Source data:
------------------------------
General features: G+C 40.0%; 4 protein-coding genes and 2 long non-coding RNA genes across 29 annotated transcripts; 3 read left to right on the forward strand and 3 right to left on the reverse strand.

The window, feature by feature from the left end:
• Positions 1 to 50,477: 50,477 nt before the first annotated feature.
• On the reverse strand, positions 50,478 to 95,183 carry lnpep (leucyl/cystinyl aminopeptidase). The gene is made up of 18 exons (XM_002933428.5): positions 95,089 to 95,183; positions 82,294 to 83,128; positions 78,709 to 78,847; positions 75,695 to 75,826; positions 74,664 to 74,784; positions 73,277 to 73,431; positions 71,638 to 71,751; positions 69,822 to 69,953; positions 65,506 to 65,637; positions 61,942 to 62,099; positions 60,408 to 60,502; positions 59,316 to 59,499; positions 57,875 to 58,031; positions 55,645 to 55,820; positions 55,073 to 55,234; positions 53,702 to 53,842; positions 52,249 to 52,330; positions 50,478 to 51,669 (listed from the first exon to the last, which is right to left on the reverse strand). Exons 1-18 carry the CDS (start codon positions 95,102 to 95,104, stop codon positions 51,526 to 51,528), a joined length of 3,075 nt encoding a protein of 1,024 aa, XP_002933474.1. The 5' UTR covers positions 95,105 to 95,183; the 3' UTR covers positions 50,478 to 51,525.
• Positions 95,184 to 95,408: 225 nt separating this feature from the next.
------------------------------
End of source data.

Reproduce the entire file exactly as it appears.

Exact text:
General features: G+C 40.0%; 4 protein-coding genes and 2 long non-coding RNA genes across 29 annotated transcripts; 3 read left to right on the forward strand and 3 right to left on the reverse strand.

The window, feature by feature from the left end:
• Positions 1 to 50,477: 50,477 nt before the first annotated feature.
• On the reverse strand, positions 50,478 to 95,183 carry lnpep (leucyl/cystinyl aminopeptidase). The gene is made up of 18 exons (XM_002933428.5): positions 95,089 to 95,183; positions 82,294 to 83,128; positions 78,709 to 78,847; positions 75,695 to 75,826; positions 74,664 to 74,784; positions 73,277 to 73,431; positions 71,638 to 71,751; positions 69,822 to 69,953; positions 65,506 to 65,637; positions 61,942 to 62,099; positions 60,408 to 60,502; positions 59,316 to 59,499; positions 57,875 to 58,031; positions 55,645 to 55,820; positions 55,073 to 55,234; positions 53,702 to 53,842; positions 52,249 to 52,330; positions 50,478 to 51,669 (listed from the first exon to the last, which is right to left on the reverse strand). Exons 1-18 carry the CDS (start codon positions 95,102 to 95,104, stop codon positions 51,526 to 51,528), a joined length of 3,075 nt encoding a protein of 1,024 aa, XP_002933474.1. The 5' UTR covers positions 95,105 to 95,183; the 3' UTR covers positions 50,478 to 51,525.
• Positions 95,184 to 95,408: 225 nt separating this feature from the next.